I want to make it very, VERY clear that I do not AT ALL expect readers of this blog to sponsor me. However, I know that some of my "real-life" family and friends read this (hi family and friends!) and I will be pestering them for support. I want to make it as easy as possible for them to donate, so I have put the link to our JustGiving page up here primarily for that reason. Clearly, if anyone else does want to contribute, well, obviously that would be incredible and I'm not saying you *can't* sponsor me if that is something you feel you would like to do. I do want to raise as much money as I can for a charity that has directly supported me and made me feel a little bit less bewildered and alone. But please, please, please do not feel that you have to sponsor me. This blog is not about taking money from you, whether for charity or otherwise (well, apart from the 27p).

What I would love is your support. Encouragement, good luck wishes, kicks up the arse when I fail to go to the gym YET AGAIN. That kind of thing.

And if there is someone close to you who has or has had breast cancer, please let me know (either in the comments or by email) and I will write their name on my back, and keep them in my thoughts, on race day. Because it is not just about my mum (although her name will, of course, be the biggest!). It is about Julie, and Sophie, and every single person who is fighting this disease. Whenever I am out running and start to feel tired, or in pain, and I want to stop, I always think about the painful, exhausting, de-humanising treatment that people with cancer endure just to stay alive.

If they can put up with all of that for us, then I can bloody well keep running for them.


9 boats moored

  1. Beautiful post. Made me tear-up a little bit. I don't know anyone with breast cancer (only other cancers) but this summer I will be joining the Oncology Ward at the Western on a project to improve treatments for ovarian cancer patients. Trying to do my bit on the other side of the bed.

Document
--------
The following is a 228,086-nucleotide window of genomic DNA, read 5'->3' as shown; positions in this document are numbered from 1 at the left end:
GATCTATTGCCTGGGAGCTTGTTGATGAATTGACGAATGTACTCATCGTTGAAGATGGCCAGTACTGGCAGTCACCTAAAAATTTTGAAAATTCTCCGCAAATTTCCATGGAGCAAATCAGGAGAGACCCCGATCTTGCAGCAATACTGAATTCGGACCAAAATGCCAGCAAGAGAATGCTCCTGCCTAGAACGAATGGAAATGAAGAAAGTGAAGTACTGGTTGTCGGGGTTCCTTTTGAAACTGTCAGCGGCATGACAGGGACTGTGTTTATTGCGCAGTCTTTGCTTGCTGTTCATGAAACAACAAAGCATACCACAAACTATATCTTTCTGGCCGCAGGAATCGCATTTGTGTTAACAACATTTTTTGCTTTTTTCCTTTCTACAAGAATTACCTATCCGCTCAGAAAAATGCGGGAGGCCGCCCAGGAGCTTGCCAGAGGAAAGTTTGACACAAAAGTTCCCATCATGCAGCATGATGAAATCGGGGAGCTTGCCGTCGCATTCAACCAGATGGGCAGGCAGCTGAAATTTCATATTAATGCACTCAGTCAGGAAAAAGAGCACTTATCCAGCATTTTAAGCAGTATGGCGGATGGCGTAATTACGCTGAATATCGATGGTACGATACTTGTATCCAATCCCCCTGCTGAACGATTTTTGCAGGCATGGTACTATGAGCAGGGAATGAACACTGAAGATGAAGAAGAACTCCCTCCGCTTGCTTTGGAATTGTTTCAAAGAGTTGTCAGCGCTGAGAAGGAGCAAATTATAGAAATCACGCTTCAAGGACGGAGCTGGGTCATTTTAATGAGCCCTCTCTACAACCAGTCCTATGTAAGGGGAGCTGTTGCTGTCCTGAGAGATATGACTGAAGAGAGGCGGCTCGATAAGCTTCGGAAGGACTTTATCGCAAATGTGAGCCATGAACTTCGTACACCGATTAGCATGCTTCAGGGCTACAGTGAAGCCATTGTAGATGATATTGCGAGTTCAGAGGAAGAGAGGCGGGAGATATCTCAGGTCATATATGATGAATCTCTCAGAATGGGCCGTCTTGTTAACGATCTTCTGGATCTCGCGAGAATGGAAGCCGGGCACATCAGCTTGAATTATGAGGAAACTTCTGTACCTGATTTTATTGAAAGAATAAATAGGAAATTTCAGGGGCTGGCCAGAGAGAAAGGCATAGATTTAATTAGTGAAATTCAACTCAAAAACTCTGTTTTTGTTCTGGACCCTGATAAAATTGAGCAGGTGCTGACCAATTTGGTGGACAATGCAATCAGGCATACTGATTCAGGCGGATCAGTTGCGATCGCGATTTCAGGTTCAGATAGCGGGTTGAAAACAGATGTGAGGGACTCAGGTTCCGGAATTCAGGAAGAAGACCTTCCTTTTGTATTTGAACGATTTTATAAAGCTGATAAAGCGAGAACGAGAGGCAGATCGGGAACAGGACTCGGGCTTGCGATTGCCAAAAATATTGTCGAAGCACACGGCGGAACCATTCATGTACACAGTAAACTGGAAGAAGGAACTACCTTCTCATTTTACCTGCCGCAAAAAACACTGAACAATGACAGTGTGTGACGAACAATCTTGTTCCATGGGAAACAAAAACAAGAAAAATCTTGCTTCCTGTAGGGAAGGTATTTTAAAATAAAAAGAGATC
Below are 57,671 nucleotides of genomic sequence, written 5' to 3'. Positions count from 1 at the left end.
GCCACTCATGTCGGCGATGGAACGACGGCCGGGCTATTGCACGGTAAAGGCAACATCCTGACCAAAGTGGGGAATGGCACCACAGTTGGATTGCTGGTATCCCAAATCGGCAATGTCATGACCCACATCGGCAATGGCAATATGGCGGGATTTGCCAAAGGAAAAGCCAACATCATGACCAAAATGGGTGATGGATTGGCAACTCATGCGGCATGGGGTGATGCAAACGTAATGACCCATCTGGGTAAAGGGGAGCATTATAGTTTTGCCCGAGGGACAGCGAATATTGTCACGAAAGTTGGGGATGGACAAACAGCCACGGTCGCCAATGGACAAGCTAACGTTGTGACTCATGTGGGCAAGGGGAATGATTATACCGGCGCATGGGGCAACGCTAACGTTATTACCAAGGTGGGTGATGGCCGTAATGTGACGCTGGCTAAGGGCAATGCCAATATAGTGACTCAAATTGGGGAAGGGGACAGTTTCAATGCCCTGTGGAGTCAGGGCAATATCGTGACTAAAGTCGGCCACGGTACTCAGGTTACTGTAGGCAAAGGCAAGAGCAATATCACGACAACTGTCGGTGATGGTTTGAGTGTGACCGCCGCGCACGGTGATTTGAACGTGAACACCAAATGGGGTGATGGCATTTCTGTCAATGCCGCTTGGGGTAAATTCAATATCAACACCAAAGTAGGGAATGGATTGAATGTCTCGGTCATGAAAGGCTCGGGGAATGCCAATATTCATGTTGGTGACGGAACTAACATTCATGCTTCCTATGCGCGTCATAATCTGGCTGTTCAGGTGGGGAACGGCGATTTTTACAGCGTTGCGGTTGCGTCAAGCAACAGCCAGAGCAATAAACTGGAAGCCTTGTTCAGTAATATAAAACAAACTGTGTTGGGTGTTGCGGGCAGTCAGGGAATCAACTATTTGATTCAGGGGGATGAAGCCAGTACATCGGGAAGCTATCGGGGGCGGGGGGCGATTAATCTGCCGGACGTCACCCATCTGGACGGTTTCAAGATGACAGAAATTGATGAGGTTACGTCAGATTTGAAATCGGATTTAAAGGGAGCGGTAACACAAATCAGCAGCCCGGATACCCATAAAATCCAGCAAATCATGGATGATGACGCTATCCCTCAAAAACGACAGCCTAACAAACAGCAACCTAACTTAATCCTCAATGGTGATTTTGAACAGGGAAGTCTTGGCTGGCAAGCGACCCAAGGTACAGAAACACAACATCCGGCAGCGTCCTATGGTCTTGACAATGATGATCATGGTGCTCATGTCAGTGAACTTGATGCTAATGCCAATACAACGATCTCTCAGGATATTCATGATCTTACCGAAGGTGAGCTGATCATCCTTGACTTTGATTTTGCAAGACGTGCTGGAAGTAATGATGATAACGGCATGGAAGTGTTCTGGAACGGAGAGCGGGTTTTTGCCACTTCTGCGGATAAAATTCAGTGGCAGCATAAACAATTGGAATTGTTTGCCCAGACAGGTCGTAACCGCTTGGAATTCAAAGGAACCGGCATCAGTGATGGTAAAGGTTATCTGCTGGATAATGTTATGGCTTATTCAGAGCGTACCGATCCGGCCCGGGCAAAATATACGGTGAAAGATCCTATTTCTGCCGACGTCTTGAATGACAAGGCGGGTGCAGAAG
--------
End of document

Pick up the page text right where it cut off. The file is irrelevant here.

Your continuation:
2. Fabulous blog - thanks so much for your kind words about Breast Cancer Care - and good luck with your marathon relay!

  3. This made me miss my gran. :)

    Good luck with your leg of the relay! And I really hope you're doing a better job of training for your 5.4 miles than I did for my little 5k. ;)

  4. Made me cry. I've done race for life twice, both times for my grandad. Good luck with the marathon!

  5. Congratulations! I love your pink tutu!! I walked the 3-Day & raised $2K in honor of my best friend's Mom who died of breast cancer. It was the most amazing experience ever. Best wishes to you as you continue to make a difference!!!

  6. I was definitely tearing up reading this. My aunt had to have a mastectomy a few years ago. I'm running my first 5K this year.

    Hugs to you, to your mum.

    (The tutu is the BEST.)

  7. To the mysterious and beautiful "." - thank you so much for your lovely comment, and thank you even more for doing such an amazing, important job. My mum is at the Western a lot and the staff there are inspirational.

    Thanks everyone for your kind words and good luck messages, it really does mean a lot :)

    And yes, I am very fond of my pink tutu.

  8. I only just realised my name was set to "." on Blogger (*oops*). I'm @mfrej - your fan from Twitter :)

    I'm looking forward to working at the Western very much. Although sometimes working in the lab can be daunting and challenging, when you think that behind your samples and test tubes there are real people with their lives and relatives who love and care for them, it makes the job a lot easier and rewarding.

  9. Well done, Kirsty.

    And love the look.